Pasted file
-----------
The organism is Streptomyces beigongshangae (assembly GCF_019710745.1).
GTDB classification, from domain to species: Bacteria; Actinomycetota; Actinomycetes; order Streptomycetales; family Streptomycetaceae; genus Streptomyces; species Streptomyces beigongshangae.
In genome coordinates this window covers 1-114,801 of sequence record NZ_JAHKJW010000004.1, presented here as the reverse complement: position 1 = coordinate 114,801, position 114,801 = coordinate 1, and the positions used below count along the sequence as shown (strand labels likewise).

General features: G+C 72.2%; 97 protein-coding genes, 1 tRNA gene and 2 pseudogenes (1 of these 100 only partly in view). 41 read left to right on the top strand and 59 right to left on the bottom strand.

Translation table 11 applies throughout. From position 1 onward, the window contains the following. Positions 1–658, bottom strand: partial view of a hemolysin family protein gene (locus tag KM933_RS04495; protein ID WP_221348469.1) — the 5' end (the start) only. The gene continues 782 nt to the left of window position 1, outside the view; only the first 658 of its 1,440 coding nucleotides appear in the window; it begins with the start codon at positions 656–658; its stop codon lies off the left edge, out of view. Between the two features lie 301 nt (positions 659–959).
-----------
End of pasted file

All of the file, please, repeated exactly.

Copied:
The organism is Streptomyces beigongshangae (assembly GCF_019710745.1).
GTDB classification, from domain to species: Bacteria; Actinomycetota; Actinomycetes; order Streptomycetales; family Streptomycetaceae; genus Streptomyces; species Streptomyces beigongshangae.
In genome coordinates this window covers 1-114,801 of sequence record NZ_JAHKJW010000004.1, presented here as the reverse complement: position 1 = coordinate 114,801, position 114,801 = coordinate 1, and the positions used below count along the sequence as shown (strand labels likewise).

General features: G+C 72.2%; 97 protein-coding genes, 1 tRNA gene and 2 pseudogenes (1 of these 100 only partly in view). 41 read left to right on the top strand and 59 right to left on the bottom strand.

Translation table 11 applies throughout. From position 1 onward, the window contains the following. Positions 1–658, bottom strand: partial view of a hemolysin family protein gene (locus tag KM933_RS04495; protein ID WP_221348469.1) — the 5' end (the start) only. The gene continues 782 nt to the left of window position 1, outside the view; only the first 658 of its 1,440 coding nucleotides appear in the window; it begins with the start codon at positions 656–658; its stop codon lies off the left edge, out of view. Between the two features lie 301 nt (positions 659–959).